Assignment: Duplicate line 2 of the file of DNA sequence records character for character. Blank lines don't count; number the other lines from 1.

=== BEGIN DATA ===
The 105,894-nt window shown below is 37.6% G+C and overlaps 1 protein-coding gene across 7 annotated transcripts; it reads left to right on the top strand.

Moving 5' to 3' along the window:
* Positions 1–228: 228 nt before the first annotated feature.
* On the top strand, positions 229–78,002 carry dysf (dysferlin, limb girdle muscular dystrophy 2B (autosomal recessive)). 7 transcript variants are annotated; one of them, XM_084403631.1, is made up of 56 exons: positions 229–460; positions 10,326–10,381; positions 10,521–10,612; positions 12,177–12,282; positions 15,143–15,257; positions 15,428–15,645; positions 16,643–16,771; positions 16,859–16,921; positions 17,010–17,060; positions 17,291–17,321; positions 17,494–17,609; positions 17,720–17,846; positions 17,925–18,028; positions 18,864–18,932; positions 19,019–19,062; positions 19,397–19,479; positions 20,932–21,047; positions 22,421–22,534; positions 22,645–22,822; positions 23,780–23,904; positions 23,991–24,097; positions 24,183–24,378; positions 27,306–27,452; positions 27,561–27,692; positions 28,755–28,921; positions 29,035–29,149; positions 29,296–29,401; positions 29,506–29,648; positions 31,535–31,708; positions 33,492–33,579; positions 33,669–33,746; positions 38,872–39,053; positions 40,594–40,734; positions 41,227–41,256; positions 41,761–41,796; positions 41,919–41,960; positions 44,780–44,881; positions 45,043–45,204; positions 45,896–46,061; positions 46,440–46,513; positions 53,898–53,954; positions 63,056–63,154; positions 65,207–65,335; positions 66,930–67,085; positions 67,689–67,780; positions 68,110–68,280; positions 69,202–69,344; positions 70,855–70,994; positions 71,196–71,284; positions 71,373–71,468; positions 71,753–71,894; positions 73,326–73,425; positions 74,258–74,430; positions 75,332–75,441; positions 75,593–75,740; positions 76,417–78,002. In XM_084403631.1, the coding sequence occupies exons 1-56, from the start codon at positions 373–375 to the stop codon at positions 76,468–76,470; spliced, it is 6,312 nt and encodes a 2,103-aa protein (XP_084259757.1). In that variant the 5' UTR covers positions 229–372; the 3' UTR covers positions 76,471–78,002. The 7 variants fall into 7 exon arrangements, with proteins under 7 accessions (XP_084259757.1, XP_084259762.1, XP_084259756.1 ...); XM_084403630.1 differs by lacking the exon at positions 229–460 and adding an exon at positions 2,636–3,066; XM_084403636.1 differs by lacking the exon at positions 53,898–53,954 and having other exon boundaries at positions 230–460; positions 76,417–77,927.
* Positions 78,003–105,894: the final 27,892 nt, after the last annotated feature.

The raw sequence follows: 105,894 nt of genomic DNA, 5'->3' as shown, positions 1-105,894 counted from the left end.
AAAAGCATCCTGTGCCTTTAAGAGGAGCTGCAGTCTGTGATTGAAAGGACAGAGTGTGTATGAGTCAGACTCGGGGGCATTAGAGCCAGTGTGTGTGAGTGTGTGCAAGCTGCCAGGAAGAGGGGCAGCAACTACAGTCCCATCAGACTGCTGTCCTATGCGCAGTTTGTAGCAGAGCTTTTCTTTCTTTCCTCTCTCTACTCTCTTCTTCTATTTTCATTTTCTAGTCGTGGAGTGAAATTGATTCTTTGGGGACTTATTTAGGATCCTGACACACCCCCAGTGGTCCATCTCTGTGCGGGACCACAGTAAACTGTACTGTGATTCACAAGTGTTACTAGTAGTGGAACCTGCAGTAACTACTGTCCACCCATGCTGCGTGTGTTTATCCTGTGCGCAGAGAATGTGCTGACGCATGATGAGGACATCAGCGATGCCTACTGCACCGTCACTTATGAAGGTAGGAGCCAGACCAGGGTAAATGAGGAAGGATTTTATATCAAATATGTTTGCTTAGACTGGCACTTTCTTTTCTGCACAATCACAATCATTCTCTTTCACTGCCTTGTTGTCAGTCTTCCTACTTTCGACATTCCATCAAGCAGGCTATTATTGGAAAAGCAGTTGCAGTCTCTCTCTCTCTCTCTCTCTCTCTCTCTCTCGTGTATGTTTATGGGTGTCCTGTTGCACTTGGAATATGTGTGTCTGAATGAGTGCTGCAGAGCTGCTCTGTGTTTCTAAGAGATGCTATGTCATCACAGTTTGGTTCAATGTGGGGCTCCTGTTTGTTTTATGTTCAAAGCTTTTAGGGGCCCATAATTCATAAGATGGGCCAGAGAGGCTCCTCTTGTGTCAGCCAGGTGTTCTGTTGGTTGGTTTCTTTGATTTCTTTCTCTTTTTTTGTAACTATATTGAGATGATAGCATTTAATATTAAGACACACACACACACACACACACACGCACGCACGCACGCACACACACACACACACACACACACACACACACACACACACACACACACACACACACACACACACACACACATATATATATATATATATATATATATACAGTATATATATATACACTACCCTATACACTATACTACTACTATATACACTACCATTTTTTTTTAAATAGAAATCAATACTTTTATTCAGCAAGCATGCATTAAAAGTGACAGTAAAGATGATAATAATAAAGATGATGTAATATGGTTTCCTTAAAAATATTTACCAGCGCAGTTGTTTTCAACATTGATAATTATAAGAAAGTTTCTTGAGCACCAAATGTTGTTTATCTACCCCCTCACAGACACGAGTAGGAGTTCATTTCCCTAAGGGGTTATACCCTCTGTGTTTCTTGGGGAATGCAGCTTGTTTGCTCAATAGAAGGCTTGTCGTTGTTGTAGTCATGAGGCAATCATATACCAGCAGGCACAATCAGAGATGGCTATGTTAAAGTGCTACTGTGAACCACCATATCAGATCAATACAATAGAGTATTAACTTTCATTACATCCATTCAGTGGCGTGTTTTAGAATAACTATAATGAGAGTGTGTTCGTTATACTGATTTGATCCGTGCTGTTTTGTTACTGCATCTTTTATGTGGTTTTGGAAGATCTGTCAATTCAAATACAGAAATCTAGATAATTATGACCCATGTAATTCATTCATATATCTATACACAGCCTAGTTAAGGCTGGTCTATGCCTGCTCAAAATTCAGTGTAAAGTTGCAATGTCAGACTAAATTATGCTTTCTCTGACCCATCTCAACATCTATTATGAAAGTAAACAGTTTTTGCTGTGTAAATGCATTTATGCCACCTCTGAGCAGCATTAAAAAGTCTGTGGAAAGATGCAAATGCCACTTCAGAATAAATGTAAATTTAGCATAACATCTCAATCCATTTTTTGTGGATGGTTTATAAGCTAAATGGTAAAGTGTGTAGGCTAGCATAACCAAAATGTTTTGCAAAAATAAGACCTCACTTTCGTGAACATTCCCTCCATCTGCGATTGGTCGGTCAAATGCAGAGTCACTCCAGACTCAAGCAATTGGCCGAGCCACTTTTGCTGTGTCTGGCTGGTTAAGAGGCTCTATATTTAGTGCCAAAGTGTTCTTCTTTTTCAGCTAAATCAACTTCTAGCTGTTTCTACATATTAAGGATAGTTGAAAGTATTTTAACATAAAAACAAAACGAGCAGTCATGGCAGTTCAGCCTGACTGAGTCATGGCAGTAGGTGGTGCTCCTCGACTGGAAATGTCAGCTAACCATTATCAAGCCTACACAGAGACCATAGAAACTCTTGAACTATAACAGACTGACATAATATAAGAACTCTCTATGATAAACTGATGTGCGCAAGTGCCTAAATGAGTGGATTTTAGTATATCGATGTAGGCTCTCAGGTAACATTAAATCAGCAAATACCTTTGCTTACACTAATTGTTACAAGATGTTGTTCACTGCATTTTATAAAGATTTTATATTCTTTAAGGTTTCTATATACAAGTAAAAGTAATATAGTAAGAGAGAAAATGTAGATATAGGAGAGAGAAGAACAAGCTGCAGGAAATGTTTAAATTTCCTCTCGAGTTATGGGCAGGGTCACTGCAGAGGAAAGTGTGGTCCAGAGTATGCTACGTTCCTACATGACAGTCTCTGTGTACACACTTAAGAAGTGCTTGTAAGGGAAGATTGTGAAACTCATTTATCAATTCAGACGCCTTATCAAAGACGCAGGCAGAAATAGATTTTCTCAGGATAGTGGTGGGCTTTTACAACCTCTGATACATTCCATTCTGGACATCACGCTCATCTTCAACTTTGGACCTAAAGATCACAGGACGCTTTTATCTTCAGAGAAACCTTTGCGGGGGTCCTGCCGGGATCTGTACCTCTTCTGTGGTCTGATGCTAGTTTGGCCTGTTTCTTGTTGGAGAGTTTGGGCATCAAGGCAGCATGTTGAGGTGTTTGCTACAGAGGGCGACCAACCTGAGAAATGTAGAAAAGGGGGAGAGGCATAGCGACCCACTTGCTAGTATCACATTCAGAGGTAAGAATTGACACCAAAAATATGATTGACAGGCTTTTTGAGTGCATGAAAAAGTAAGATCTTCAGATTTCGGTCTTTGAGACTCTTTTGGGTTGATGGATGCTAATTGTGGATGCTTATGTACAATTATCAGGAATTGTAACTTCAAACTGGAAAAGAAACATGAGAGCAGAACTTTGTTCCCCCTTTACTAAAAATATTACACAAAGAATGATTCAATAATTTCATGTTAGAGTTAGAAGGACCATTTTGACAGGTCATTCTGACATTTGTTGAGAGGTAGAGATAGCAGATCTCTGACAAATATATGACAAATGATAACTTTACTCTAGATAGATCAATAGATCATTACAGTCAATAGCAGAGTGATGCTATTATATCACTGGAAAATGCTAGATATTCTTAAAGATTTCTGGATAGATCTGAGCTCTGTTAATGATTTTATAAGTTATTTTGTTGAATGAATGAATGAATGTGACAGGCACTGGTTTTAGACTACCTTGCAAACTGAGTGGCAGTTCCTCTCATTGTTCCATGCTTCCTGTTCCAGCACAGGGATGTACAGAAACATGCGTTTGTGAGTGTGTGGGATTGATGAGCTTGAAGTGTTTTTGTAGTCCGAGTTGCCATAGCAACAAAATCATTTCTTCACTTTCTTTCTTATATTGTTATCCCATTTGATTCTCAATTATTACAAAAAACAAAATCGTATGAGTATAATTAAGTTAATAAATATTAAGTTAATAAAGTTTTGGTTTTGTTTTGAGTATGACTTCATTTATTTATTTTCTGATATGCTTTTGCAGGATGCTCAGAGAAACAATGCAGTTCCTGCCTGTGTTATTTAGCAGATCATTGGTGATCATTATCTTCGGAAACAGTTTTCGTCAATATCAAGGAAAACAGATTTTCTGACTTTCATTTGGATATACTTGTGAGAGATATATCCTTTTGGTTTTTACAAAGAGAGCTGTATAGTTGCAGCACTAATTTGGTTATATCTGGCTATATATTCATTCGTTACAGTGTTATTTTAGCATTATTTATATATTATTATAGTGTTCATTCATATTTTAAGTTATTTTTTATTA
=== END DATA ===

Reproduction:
Moving 5' to 3' along the window: